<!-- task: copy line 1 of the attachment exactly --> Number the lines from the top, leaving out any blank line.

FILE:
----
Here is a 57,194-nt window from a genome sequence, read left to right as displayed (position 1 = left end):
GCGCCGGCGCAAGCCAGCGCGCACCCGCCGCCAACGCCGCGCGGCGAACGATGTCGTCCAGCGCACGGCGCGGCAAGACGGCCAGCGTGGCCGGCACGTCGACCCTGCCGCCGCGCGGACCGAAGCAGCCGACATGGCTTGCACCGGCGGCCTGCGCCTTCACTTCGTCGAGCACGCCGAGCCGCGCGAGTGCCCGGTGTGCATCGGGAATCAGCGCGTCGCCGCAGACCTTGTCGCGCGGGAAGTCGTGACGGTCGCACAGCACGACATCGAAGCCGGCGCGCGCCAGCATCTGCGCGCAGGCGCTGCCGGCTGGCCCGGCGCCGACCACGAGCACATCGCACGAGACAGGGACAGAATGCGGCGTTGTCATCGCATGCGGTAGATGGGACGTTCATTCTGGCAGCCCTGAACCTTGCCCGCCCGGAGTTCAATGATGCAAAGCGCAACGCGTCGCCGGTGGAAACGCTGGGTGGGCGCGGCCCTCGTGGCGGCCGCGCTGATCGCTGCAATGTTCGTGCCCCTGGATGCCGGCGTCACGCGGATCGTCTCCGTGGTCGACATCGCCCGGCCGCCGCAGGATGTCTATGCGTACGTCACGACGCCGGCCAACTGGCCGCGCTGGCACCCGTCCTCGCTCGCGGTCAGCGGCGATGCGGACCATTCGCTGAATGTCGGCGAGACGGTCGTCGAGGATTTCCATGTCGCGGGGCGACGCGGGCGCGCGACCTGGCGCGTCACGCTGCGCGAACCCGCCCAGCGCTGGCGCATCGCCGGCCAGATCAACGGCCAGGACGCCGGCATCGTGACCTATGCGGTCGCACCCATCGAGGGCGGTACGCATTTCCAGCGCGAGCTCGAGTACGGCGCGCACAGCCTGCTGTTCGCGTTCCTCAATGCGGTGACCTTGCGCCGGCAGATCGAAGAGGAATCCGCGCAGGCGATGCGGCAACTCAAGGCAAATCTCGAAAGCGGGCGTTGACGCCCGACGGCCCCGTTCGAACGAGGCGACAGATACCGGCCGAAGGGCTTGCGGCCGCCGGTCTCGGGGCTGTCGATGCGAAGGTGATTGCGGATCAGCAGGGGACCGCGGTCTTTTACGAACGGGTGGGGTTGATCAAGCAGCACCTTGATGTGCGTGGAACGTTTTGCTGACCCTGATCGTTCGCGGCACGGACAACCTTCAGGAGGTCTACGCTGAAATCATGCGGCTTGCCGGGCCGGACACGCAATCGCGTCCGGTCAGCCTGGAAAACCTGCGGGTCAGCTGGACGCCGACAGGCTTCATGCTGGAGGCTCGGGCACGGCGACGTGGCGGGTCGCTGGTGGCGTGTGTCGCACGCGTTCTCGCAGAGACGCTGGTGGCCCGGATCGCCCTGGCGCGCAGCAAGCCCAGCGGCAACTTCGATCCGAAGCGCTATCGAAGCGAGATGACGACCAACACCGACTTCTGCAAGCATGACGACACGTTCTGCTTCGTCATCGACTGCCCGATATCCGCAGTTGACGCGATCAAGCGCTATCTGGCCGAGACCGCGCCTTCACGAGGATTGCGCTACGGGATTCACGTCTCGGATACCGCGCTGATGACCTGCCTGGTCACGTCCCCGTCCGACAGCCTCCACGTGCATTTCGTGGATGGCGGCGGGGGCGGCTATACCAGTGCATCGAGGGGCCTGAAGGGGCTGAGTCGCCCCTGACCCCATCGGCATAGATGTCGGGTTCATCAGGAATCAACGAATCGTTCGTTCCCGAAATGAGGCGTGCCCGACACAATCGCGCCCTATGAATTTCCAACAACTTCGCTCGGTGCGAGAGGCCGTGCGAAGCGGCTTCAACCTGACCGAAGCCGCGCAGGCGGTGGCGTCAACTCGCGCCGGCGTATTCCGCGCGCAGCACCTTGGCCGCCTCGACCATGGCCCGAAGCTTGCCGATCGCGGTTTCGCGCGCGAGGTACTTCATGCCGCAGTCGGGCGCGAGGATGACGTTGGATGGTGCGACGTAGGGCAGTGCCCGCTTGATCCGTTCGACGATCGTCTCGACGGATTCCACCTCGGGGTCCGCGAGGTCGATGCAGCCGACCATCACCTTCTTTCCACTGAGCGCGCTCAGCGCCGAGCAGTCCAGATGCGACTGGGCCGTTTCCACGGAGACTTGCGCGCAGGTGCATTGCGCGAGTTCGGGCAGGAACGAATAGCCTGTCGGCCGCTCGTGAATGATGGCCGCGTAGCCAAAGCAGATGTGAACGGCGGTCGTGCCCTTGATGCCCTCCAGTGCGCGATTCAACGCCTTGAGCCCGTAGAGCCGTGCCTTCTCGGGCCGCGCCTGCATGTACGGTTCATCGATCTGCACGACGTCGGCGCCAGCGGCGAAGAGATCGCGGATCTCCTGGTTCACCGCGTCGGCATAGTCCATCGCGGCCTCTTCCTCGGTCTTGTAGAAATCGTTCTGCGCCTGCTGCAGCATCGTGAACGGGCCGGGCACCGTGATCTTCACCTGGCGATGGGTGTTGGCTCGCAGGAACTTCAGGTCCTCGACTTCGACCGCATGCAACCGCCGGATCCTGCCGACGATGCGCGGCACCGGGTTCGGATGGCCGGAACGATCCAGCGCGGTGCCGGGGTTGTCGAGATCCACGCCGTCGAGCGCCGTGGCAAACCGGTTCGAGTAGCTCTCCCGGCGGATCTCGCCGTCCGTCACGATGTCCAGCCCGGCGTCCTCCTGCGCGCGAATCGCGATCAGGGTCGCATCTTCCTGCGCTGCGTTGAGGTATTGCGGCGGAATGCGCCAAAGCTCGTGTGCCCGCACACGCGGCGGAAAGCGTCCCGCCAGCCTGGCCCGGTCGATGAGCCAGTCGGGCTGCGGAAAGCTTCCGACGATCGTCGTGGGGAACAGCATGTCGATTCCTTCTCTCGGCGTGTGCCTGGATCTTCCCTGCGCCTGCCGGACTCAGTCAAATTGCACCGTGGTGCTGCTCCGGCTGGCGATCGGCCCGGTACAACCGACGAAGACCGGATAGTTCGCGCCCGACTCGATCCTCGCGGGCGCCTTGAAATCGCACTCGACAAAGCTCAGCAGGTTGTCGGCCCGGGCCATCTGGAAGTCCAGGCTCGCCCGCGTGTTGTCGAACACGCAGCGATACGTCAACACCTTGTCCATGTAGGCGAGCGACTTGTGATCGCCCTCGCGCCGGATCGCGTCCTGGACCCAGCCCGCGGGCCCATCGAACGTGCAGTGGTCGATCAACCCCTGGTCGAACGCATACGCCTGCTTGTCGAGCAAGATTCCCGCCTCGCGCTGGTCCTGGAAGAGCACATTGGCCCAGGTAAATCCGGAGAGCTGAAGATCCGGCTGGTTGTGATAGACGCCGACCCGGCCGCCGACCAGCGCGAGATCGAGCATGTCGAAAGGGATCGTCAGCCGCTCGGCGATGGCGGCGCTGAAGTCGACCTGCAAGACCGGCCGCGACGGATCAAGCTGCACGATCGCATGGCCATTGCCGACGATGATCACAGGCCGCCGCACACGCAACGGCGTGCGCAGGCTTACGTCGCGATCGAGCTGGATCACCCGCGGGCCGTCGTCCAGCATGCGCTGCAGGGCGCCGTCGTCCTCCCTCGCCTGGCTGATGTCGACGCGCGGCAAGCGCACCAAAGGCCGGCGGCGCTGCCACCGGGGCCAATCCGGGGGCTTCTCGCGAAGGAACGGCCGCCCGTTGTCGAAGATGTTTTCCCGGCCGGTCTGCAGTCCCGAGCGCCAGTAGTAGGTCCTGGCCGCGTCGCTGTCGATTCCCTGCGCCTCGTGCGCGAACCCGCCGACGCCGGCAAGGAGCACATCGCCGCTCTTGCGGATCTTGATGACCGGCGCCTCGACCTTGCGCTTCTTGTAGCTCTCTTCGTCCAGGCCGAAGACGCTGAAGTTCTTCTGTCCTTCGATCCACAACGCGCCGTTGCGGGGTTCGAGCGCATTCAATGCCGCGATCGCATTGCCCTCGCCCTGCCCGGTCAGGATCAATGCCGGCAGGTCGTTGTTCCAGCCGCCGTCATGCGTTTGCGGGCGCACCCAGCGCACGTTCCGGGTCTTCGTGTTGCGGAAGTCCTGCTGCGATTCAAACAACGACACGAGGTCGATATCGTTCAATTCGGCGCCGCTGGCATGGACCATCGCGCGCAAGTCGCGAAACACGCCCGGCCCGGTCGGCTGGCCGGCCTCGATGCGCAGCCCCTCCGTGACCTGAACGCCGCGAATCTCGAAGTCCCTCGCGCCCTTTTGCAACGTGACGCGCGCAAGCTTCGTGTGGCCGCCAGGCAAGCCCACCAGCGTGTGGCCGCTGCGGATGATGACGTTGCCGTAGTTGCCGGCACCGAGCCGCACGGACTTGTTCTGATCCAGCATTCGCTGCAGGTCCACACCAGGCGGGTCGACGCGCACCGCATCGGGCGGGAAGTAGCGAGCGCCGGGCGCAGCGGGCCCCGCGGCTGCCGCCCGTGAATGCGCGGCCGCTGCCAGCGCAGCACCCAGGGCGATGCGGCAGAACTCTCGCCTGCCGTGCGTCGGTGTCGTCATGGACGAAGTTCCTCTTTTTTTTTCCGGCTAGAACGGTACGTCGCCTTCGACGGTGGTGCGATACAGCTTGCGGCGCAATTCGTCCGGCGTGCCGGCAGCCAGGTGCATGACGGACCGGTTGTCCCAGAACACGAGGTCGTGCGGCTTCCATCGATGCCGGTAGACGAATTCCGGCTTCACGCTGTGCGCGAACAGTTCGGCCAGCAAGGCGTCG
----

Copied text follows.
Here is a 57,194-nt window from a genome sequence, read left to right as displayed (position 1 = left end):